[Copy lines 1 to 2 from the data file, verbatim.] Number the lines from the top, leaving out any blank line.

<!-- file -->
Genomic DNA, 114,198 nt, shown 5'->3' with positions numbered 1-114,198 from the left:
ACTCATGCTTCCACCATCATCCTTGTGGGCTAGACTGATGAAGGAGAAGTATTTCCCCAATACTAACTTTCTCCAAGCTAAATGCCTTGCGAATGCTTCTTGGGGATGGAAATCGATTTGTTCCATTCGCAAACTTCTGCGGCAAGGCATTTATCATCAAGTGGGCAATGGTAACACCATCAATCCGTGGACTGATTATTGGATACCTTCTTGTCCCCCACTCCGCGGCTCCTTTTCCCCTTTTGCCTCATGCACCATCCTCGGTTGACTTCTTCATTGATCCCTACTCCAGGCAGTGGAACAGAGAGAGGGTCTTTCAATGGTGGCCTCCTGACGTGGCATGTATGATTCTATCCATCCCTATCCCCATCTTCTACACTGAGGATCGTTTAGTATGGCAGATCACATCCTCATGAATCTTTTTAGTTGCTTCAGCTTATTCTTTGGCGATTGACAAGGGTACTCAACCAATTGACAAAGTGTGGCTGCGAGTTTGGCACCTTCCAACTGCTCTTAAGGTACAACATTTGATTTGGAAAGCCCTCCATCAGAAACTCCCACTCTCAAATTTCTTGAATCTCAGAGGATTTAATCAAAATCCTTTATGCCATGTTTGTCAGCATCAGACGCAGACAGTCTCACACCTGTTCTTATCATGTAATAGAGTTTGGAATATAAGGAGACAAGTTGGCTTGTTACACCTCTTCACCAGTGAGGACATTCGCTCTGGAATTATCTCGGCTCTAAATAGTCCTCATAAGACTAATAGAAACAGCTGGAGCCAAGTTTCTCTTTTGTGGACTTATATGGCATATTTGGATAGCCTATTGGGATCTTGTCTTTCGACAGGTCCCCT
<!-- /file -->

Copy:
Genomic DNA, 114,198 nt, shown 5'->3' with positions numbered 1-114,198 from the left:
ACTCATGCTTCCACCATCATCCTTGTGGGCTAGACTGATGAAGGAGAAGTATTTCCCCAATACTAACTTTCTCCAAGCTAAATGCCTTGCGAATGCTTCTTGGGGATGGAAATCGATTTGTTCCATTCGCAAACTTCTGCGGCAAGGCATTTATCATCAAGTGGGCAATGGTAACACCATCAATCCGTGGACTGATTATTGGATACCTTCTTGTCCCCCACTCCGCGGCTCCTTTTCCCCTTTTGCCTCATGCACCATCCTCGGTTGACTTCTTCATTGATCCCTACTCCAGGCAGTGGAACAGAGAGAGGGTCTTTCAATGGTGGCCTCCTGACGTGGCATGTATGATTCTATCCATCCCTATCCCCATCTTCTACACTGAGGATCGTTTAGTATGGCAGATCACATCCTCATGAATCTTTTTAGTTGCTTCAGCTTATTCTTTGGCGATTGACAAGGGTACTCAACCAATTGACAAAGTGTGGCTGCGAGTTTGGCACCTTCCAACTGCTCTTAAGGTACAACATTTGATTTGGAAAGCCCTCCATCAGAAACTCCCACTCTCAAATTTCTTGAATCTCAGAGGATTTAATCAAAATCCTTTATGCCATGTTTGTCAGCATCAGACGCAGACAGTCTCACACCTGTTCTTATCATGTAATAGAGTTTGGAATATAAGGAGACAAGTTGGCTTGTTACACCTCTTCACCAGTGAGGACATTCGCTCTGGAATTATCTCGGCTCTAAATAGTCCTCATAAGACTAATAGAAACAGCTGGAGCCAAGTTTCTCTTTTGTGGACTTATATGGCATATTTGGATAGCCTATTGGGATCTTGTCTTTCGACAGGTCCCCT